I renewed my passport in January. My somewhat ragged, nearly full (including those extra pages) blue book was replaced for a new clean one. It’s kind of a bittersweet experience and a great chance to revisit all the places I’ve been over the past ten years.
Also a great incentive to start filling those blank pages back up. By the time I publish this I will have earned two stamps in my booklet: Iceland and Japan. These are both places I’ve been before, but I’m just as excited this time around as I was the first time.
I’ve discovered there are generally two schools of travelers: those who think life is too short to visit the same place twice, and those who return to their favorite spots again and again. After over 10 years of travel, I’m definitely of the second school. Here’s why:
Revisiting Reykjavik in February was really interesting. When I visited in 2009 the country was reeling from the 2008 economic crash. Tourism was just starting to pick up but it wasn’t a major destination yet. In fact, I remember my coworkers being totally puzzled about why I would vacation there of all places.
Now, Iceland is a bonafide destination and tourism is clearly booming. Reykjavik is much less sleepy, buzzing with new hotels and restaurants. The economy is thriving in large part to the influx of tourists and every local I met spoke glowingly about the jobs that have opened up thanks to them. They are smart, with a strong emphasis on sustainable tourism and visitor experience.
It was pretty neat to visit the Harpa, Reykjavik’s amazing performing arts space that had barely been conceived last time I was there. And of course Iceland’s natural beauty is just as mind-boggling as ever.
So Do People
I first visited Iceland in June 2009. This was pre-blog, pre-Mike, pre-quit-my-job-and-travel. It was seriously just a 10 day vacation with a friend, but in many ways it changed my life, setting events in motion that would push me onto the path I eventually traveled down. Iceland inspired me to start my blog, to focus on travel and to really make some major changes in my life.
Which was why it felt so surreal to return. Nearly 7 years later I found myself on a plane from Seattle to Reykjavik. This time I was coming on assignment with a major airline, the closest I’ve ever come to feeling like a bonafide travel writer. I was leaving a home in Seattle, with a husband and a dog.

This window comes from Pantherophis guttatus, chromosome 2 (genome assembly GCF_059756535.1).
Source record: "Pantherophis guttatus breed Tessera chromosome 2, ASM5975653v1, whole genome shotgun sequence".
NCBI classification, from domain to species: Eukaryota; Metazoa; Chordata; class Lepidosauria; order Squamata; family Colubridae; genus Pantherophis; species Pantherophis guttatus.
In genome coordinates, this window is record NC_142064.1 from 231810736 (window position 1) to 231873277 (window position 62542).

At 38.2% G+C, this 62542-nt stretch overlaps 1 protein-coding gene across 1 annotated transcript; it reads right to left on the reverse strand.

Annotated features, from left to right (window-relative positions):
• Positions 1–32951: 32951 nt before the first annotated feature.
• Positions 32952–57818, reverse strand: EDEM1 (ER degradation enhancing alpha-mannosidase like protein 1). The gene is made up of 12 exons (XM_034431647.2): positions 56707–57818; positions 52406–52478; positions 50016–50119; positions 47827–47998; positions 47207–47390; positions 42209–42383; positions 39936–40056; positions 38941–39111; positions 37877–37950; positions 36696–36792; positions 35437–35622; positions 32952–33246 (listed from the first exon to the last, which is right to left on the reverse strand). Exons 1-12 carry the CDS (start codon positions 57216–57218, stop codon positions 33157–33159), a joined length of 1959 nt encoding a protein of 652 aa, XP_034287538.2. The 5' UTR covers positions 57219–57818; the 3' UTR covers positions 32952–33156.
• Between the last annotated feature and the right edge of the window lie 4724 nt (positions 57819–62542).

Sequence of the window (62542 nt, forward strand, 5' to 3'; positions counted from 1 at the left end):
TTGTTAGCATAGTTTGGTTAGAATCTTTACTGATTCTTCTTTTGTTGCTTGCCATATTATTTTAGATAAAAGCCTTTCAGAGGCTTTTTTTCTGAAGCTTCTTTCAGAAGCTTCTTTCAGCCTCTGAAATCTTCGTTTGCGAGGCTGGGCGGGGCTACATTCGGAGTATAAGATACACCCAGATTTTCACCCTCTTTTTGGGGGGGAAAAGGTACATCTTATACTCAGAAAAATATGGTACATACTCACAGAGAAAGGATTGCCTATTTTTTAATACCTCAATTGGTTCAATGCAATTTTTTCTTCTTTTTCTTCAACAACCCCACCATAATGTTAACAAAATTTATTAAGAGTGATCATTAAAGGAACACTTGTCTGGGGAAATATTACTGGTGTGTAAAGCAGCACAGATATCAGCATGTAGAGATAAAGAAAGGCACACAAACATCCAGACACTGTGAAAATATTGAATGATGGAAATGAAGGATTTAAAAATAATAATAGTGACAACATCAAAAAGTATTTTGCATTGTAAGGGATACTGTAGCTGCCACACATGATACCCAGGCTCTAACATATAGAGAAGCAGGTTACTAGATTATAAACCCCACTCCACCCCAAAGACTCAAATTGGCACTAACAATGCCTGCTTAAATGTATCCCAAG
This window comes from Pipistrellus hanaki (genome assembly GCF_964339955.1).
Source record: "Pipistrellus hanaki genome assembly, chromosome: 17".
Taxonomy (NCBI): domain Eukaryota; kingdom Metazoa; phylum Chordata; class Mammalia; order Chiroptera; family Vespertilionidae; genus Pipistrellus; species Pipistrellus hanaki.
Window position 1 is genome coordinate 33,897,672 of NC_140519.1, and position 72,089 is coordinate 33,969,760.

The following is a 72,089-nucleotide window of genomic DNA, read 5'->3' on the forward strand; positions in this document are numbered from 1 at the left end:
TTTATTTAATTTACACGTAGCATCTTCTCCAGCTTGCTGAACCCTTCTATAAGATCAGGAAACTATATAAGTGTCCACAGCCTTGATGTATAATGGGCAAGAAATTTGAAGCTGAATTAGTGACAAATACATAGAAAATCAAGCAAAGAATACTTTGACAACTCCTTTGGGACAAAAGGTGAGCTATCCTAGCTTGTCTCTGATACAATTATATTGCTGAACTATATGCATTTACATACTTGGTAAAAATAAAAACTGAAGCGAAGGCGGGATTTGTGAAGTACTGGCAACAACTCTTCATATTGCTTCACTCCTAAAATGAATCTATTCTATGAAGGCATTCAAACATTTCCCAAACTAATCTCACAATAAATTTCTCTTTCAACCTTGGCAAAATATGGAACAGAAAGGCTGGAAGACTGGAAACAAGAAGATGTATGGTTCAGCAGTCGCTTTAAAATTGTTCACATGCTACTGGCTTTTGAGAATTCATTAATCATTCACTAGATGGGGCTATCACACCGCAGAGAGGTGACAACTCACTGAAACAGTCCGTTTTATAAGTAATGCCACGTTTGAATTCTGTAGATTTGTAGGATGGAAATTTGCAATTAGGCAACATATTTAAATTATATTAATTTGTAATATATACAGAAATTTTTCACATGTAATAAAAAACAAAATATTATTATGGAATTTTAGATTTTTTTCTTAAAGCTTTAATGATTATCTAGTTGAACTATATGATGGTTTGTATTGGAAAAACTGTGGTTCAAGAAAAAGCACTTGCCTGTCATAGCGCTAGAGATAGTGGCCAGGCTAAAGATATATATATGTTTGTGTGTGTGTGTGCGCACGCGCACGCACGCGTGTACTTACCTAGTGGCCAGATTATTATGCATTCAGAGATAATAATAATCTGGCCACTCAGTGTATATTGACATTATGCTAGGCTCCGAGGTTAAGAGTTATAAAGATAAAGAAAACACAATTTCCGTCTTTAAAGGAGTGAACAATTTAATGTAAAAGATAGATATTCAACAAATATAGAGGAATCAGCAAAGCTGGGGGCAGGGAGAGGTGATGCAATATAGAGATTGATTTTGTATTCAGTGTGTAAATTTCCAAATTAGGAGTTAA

Looking at a familiar place with older, more experienced eyes is one of the reasons people travel in the first place. As our lives change and our vault of knowledge gets bigger, our perceptions change too.
Traveling Deeper, Instead of Wider
Revisiting a beloved place is kind of like seeing an old friend: you get to catch up, learn more about them, explore different facets.
Perhaps the biggest reason I’m excited to revisit Japan is the food. The first time I visited Japan I reviled in the historical sites and the cute street culture, but I wasn’t much of a foodie. It would take a few more countries and a bit of adventure for me to really develop a strong appreciation for world food.
This time, I’m all about experiencing Japan’s many culinary offerings. I’m making lists of ramen shops, food courts and tofu restaurants. I’m psyching myself up for gyoza, udon and katsu curry. And then there is the sushi of course. So many possibilities and Mike and I are basically planning our trip around them.
So instead of racking up an insane country count, my goal is to travel deeper, not wider. To truly know and understand a place is a valuable thing that takes time. And I’m up to the challenge.
6 thoughts on “Why Revisiting a Place Can be Just as Magical as the First Time”
I agree! I’m going to London in a couple weeks, the first time since I lived there nine years ago and that period changed me so much. It’ll be interesting to go back after so many things have happened in my life and to see how the city has changed and make new discoveries!
Completely agree, I am also of the second school of thinking. I have revisited my favourite countries many times, usually to different parts of the country but also to some of the same places. Why not return to places that make you happy? I also love visiting new places but returning to my favourite countries is something I will always continue to do, in fact I am heading back to the US for the eighth time in a week for a three month road trip
I lean towards revisits, too. The fact that there is always a next time (even if only just in my head) actually helps me from over-scheduling my trips and getting tired just planning. But of course exploring a new place is fun, too. My ideal trip would probably be a little of both, maybe travel to cities close together 🙂
I find myself feeling guilty when I chose to return to a place like Barcelona or London, which are certainly “cliche” European destination. But I think finding balance on your trip by visiting one new / one old destination is a great way to have your cake and eat it too!
I’m sometimes a little scared to go back to a place where I have such magical memories from, but I’ve tried it a couple of times and it always turned out great. I love that it feels like getting a new change to dive even deeper into a place.
I’m mixed. Right now, I am focusing on new places, but there are places, especially where things have changed a lot, that I would like to return to sooner rather then later.
Iceland is a place I would love to go back to. I went in 2005 when tourism was so small that I ran into people that were on my fight in different locations all over the island all week. It was that small and there were so few people there, I can’t even imagine how much has changed.